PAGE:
I flew into Buenos Aires on a Tuesday, opting for the 2 hour plane ride over the 20 hour bus ride. Worth every stinking penny! As I flew in I got a birds eye view of the city and have to remark at the similarities to New York. The building sytle is a bit different and some is much much older but it feels distinctly like NYC. Tons of concrete, very few trees but a handful of little parks and a really large green area near the water. I spent the first couple of days walking around, getting slightly lost a few times and really getting to know the neighborhood, Palermo, where I was staying. On the third day I was wondering around in the Microcenter (main downtown part of town) searching for a book store with English titles. After scoring a new book to read and hitting up Starbucks (there are several in Buenos Aires) for a classic iced green tea... I started walking in the direction of home. I didn´t get very far before I found a spa. I ducked in to make a reservation for a massage and to my delight they had an opening that evening for 8pm so I took it. It was now about 4pm so I decided to head back to the hostel (on the other side of town)and relax for a few hours before grabbing a cab back. When I stepped back out of the spa it was almost dark out, I looked up to see the darkest clouds I could ever remember and realized I needed to get moving fast.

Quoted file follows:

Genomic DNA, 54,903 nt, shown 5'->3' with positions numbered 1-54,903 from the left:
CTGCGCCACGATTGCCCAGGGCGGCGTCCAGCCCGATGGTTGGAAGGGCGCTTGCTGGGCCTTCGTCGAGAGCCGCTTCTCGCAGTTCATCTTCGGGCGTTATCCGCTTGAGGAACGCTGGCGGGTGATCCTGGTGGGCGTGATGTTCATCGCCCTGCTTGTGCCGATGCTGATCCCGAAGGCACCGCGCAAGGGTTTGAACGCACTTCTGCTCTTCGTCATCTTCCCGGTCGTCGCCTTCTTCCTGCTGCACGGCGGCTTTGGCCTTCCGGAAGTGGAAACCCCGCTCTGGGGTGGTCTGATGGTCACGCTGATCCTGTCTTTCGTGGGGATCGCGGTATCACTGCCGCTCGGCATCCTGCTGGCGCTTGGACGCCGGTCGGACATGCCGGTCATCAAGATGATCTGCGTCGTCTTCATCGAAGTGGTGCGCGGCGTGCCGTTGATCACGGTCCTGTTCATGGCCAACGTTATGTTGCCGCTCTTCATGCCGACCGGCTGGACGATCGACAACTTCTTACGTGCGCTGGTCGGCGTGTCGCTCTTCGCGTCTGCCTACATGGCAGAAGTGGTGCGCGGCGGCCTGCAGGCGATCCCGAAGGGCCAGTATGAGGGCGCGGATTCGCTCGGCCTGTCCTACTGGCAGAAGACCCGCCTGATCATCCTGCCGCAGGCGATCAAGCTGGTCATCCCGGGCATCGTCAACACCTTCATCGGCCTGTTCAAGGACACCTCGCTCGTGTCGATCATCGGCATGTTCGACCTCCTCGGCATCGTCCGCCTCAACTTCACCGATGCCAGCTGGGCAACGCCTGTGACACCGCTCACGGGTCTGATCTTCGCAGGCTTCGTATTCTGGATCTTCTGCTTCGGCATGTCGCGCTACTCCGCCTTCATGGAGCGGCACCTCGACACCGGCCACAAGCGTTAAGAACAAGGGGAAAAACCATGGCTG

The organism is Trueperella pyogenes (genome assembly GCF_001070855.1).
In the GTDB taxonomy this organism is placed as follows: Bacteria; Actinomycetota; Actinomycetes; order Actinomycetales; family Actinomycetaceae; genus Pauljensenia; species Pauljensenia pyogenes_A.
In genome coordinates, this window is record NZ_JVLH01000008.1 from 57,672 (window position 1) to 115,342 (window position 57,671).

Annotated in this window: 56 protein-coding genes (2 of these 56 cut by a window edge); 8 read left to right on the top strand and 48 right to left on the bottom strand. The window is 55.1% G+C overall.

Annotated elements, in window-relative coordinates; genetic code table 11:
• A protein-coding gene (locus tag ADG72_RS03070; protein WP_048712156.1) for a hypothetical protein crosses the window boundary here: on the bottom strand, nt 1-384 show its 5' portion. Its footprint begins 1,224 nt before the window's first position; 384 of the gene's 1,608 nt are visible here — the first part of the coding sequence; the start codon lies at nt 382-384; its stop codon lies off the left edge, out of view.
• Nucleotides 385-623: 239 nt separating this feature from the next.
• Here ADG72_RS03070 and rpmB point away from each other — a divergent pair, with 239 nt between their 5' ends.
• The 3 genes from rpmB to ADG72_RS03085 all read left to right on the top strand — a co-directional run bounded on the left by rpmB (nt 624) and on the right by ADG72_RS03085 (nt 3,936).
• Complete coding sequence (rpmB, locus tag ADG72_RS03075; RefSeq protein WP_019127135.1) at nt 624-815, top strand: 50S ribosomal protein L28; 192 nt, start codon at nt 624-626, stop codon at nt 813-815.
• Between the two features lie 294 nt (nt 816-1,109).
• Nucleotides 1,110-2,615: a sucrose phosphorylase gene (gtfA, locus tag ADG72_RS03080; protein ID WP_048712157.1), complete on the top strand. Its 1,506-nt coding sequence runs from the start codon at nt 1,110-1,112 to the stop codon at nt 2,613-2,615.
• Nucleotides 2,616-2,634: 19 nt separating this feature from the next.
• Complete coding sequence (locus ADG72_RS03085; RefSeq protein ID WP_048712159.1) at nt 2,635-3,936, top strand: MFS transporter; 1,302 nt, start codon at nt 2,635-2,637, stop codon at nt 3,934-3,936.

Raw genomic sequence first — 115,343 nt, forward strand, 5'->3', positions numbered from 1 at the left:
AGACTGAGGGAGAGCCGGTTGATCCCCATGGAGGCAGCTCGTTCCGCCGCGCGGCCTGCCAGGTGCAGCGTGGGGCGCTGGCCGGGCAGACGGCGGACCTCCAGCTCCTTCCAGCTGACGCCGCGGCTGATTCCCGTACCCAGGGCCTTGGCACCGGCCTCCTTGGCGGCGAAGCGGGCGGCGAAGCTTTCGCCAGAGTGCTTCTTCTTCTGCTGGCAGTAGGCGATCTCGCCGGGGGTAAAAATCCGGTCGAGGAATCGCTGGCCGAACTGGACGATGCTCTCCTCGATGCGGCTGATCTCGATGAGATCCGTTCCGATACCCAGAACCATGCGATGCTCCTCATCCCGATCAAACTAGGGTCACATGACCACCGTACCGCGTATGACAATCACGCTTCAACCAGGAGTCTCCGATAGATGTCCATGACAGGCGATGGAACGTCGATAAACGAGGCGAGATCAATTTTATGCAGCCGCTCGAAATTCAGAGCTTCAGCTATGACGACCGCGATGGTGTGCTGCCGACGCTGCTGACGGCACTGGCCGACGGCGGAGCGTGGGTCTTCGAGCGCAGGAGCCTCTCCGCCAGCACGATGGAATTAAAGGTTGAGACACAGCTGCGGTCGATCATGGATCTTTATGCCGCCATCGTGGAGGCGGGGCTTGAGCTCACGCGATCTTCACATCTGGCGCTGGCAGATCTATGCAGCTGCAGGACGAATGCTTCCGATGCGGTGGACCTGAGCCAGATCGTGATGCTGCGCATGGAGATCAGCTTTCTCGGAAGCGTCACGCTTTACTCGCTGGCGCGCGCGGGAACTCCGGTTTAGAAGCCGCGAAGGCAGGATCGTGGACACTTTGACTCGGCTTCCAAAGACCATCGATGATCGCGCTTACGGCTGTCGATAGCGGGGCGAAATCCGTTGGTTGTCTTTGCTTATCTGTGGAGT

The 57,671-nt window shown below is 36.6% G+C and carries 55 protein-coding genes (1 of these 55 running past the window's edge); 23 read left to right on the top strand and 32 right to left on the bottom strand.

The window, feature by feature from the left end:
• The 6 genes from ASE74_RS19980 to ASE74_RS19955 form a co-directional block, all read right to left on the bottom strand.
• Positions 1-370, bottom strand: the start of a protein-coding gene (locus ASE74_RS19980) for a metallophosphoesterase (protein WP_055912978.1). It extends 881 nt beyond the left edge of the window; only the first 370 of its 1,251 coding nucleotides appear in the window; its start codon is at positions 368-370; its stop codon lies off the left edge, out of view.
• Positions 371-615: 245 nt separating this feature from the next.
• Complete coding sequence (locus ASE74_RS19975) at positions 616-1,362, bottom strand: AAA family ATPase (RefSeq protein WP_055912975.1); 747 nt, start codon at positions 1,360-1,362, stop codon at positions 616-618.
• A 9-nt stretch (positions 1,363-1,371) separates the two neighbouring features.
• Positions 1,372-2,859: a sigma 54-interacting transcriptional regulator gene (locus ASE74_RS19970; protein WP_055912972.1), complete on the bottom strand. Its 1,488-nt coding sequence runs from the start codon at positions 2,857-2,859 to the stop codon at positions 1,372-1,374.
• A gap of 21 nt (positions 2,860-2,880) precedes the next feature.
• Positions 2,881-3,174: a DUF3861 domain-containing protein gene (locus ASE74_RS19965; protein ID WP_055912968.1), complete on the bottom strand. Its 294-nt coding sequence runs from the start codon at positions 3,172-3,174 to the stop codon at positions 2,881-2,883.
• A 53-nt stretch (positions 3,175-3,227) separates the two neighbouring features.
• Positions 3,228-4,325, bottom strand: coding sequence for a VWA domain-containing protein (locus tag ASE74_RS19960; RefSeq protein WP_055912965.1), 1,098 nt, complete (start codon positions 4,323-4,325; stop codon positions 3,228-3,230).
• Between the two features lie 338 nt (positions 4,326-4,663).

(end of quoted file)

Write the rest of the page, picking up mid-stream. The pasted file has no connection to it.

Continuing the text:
Up to this point I´ve been taking the subway but its like a box oven with more people on the cars than should be legally safe. Considering its over 90 degrees and 100% humidity, the subway is far from a pleasurable experience but its cheap and fast. I started walking in the direction of home as it started to sprinkle, realizing it wasn´t going to get any better I decided to duck into the subway and catch the train to my neighborhood. Apparently a million other people had the same idea, I waited for 2 trains before I could find room to squeeze into the train before the doors shut. I was instantly soaked with sweat, hating every minute but blindly unaware of what was happening on the street above me. As I jumped off at the location closest to my hostel it was already raining hard and the water was really flowing down the streets. I didn´t make it more than 2 blocks before it was raining so violently hard I was completely soaked, including my bag and everything in it (like my new book). By the time I made it the next 4 blocks the water had overflowed the streets and was running down the sidewalk at a good 3-4 inches deep. I got inside and changed into dry clothes, assessed the damage of my bag and laid everything out to dry. As I headed into the living area the employee had switched on the news and we were amazed. In the area where I had been just 15 minutes before, the street was completely flooded. People were wading in waste high water, transportation was cut off and they were sending in life boats to rescue people. Of all the places I´ve been, I could imagine this happening in several of the remote areas but I never thought it would occur in downtown Buenos Aires. We watched for hours as the rain continued to pour with lightning and thunder. Its a good thing I had made a run to the grocery store earlier in the day, it turned into a movie night in the hostel.